Funding: We gratefully acknowledge the financial support for this research by the following organizations and agencies: United States Department of Agriculture/Agricultural Research Service, Grant No. 58-6615-3-011 F; UK’s Department for International Development (DFID); Swedish International Development Cooperation Agency (Sida); the Swiss Agency for Development and Cooperation (SDC); and the Kenyan Government. We also acknowledge the two anonymous reviewers whose valuable input contributed to improving the manuscript. The views expressed herein do not necessarily reflect the official opinion of the donors.

University: The scholar was registered at Kenyatta University, Kenya.

 

Second runner up

David K. Mfuti

David K. Mfuti

icipe Mentors – Drs. Subramanian Sevgan / Sunday Ekesi /Saliou Niassy

Paper: Mfuti D.K., Niassy S., Subramanian S., du Plessis H., Ekesi S. and Maniania N.K. (2017) Lure and infect strategy for application of entomopathogenic fungus for the control of bean flower thrips in cowpea. Biological Control 107, 70–76.

Contribution to science:  The use of entomopathogenic fungi (EPF) in horticulture is gaining momentum in Africa and worldwide over the last few years. Biopesticides are generally applied through inundative/cover spray, which requires high amount of inoculum and applied biopesticide has a shorter persistence due to solar radiations. Shorter persistence necessitates repeated applications. High inoculum and repeated applications enhances the cost of biopesticide application significantly, subsequently low uptake. Therefore, there is a need to develop improved application strategy for biopesticides to overcome these limitations and make them affordable for smallholder growers. The use of semiochemicals to lure large number of insects in a trap that can then be inoculated with EPF commonly referred as “autodissemination” has been reported in several cases. This technique is attractive as it has the advantage of higher persistence of biopesticides in comparison to the cover spray application, however the cost of the trapping device could beyond the means of smallholders. However, the integration of pheromones and kairomones in thrips management can offer new perspectives for application of EPF. The kairomone Lurem-TR is attractive of bean flower thrips (BFT) adults and is being used for monitoring thrips populations. We therefore hypothesized that spot-spray application of EPF in combination with thrips attractant could reduce the quantity of inoculum, sustain the efficacy and thereby the cost of EPF use for thrips management especially smallholders. The objective of this study was therefore to evaluate the efficacy and cost benefit analysis of spot-spray in combination with the attractant Lurem-TR and cover spray applications of the entomopathogenic fungus, M. anisopliae for the management of BFT on cowpea crop.  Spot-spray application of biopesticides is an innovative approach that could make EPF application affordable for smallholders for thrips management. This study has demonstrated that spot-spray of EPF in combination with thrips attractant is as effective as cover spray for controlling BFT, while simultaneously being economically viable that gives high rate of return.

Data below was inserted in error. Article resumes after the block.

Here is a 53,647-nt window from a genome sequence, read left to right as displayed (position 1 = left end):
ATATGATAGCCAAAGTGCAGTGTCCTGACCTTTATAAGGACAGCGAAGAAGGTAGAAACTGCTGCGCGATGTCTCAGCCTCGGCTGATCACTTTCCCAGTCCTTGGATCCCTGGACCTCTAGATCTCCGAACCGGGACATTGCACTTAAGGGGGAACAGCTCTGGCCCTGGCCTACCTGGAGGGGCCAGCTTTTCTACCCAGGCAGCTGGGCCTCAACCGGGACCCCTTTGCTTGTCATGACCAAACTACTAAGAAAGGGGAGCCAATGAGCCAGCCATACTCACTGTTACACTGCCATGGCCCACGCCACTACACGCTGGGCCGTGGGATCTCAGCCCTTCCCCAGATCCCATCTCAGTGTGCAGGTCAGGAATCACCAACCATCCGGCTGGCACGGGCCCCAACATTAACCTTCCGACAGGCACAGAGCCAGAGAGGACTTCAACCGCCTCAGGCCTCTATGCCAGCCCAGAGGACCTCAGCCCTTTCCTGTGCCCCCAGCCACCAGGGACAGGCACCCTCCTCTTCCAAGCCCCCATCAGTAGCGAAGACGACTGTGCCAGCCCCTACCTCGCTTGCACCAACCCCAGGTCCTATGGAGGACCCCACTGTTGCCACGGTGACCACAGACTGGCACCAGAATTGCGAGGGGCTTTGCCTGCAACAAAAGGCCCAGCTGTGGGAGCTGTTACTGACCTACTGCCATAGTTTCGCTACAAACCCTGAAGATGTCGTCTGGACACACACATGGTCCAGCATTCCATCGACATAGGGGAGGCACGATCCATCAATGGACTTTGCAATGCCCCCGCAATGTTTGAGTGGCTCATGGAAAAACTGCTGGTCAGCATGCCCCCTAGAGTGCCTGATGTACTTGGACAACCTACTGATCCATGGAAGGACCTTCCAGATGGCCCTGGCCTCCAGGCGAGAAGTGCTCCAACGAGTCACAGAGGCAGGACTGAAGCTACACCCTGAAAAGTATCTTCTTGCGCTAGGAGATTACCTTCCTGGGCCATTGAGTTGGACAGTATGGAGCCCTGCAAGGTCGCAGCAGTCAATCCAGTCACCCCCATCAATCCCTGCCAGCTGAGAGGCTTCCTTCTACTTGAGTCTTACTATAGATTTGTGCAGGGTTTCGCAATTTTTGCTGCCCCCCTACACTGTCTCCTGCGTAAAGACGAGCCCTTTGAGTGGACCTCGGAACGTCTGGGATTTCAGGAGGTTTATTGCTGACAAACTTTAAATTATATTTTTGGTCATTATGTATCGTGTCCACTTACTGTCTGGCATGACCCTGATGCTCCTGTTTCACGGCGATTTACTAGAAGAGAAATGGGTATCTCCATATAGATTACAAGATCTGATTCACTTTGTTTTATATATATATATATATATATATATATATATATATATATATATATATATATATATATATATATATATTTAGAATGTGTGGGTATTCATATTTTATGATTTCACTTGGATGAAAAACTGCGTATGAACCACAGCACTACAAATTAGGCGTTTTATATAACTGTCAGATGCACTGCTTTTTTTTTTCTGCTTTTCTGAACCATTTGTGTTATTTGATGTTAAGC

Funding: This work was conducted with funding from the German Academic Exchange Service (DAAD) through icipe’s African Regional Postgraduate Programme in Insect Science (ARPPIS), the African Union through the African Union Research Grant Contract no: AURG/108/2012 and the BMZ (The German Federal Ministry for Economic Cooperation and Development) through GIZ (Deutsche Gesellschaft fur Internationale Zusammenarbeit) Project number: 11.7860.7-001.00, Contract number: 81141840.   The views expressed herein do not necessarily reflect the official opinion of the donors.

University: The scholar was registered at North West University, South Africa.